Razer Phone Goes Through Scratch, Burn Test In New Video

A new video from the YouTube channel JerryRigEverything shows how well the Razer Phone can withstand scratches, pressure, and heat. The scratch test is the first test that was conducted, and this is where the hardness and scratch resistance of both the metal rear panel and the front glass of the smartphone are determined. The display is protected by a sheet of Corning Gorilla Glass 3, which has a hardness score of 6. This means that the glass can withstand scratches made by keys, coins, and razor blades, although it can still be damaged by a grain of sand since silica, a mineral that is commonly found in sand, has a hardness score of 7.

The loudspeakers are covered by plastic grills that are securely attached to the device while the front-facing camera and proximity sensors are also protected with glass. The fingerprint scanner, which is embedded into the power button, can still perform its function properly even if the sensor has been heavily scratched by a razor blade. Glass also covers the dual rear cameras, although it seems to be coated by another different material, allowing a razor blade to leave permanent marks on the glass. The burn test was then performed after the burn test. This test involves placing a lighter flame near the display and recording the nature of the damage and the length of time before the screen was damaged. The display of the Razer Phone suffered temporary damage from the flame, with its pixels momentarily turning black and then recovering after a few seconds.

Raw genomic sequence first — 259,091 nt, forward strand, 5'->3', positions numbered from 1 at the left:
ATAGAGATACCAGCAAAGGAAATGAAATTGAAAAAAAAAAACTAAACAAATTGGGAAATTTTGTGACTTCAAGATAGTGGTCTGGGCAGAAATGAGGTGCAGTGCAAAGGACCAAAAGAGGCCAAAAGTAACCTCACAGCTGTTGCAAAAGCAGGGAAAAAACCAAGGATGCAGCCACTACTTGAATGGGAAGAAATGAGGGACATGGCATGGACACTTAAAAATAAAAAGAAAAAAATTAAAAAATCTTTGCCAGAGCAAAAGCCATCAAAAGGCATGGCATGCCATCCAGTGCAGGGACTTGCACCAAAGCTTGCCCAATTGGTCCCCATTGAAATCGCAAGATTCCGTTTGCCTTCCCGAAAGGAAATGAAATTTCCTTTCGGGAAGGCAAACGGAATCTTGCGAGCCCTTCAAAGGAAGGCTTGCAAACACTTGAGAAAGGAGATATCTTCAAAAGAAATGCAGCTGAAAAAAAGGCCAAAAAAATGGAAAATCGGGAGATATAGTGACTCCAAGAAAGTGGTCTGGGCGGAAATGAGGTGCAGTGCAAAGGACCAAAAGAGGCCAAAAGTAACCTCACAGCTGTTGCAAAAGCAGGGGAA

Last but not the least, is the bend test, wherein a substantial amount of force is applied at both the front and the back of the smartphone. Jerry noted that the people who developed the Razer Phone are the same personalities that designed the Nextbit Robin. The latter device failed the bend test in an earlier video, with the handset bending near the volume buttons, while the Razer Phone fared substantially better, with the smartphone still working properly after the test. This can be attributed to the stronger frame of the Razer Phone, which is now made from metal, while the sides of the Nextbit Robin was constructed from plastic. However, the handset still flexes when force is applied while the chassis suffered considerable cosmetic damage.

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Mark Real

Staff Writer
Mark Real has written for Androidheadlines since 2017 and is a Staff Writer for the site. Mark has a background in sciences and education. He is passionate about advancements on hardware and software technologies and its impact on people’s lives. Contact him at [email protected]